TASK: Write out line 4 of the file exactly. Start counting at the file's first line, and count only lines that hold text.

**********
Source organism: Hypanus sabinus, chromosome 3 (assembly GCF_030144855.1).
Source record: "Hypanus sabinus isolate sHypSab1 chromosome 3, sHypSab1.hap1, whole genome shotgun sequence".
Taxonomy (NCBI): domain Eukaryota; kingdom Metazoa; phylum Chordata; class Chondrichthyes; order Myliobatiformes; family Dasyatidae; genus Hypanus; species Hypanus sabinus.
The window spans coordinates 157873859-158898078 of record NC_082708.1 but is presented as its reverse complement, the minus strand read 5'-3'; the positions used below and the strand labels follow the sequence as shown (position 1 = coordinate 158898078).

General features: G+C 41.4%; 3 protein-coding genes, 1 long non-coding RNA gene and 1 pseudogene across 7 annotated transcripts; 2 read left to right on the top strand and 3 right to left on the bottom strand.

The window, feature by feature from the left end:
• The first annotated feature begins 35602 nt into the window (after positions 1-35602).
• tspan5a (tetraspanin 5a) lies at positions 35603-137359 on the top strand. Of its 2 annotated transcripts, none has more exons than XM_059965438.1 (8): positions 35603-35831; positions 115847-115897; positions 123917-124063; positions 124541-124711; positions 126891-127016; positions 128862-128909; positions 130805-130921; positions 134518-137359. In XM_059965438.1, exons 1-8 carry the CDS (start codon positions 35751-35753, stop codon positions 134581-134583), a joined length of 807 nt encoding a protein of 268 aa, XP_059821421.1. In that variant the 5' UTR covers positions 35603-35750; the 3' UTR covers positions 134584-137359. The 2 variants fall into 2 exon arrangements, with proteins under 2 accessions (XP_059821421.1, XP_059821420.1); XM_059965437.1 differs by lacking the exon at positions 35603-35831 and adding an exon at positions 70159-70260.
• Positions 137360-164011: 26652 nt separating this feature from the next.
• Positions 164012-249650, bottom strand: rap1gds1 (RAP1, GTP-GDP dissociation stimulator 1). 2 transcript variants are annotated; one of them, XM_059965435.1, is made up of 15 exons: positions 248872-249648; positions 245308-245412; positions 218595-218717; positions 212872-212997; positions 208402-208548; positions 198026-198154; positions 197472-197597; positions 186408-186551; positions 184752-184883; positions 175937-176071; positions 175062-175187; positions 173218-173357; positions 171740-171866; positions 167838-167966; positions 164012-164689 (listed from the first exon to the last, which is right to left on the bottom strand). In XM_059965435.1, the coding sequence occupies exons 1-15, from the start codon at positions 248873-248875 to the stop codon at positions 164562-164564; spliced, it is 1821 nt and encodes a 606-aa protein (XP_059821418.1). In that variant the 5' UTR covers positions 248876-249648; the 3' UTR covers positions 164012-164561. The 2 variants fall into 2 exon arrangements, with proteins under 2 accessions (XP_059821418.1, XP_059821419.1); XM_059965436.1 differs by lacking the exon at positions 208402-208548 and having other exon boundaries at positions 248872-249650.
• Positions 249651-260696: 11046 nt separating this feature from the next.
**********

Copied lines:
The window spans coordinates 157873859-158898078 of record NC_082708.1 but is presented as its reverse complement, the minus strand read 5'-3'; the positions used below and the strand labels follow the sequence as shown (position 1 = coordinate 158898078).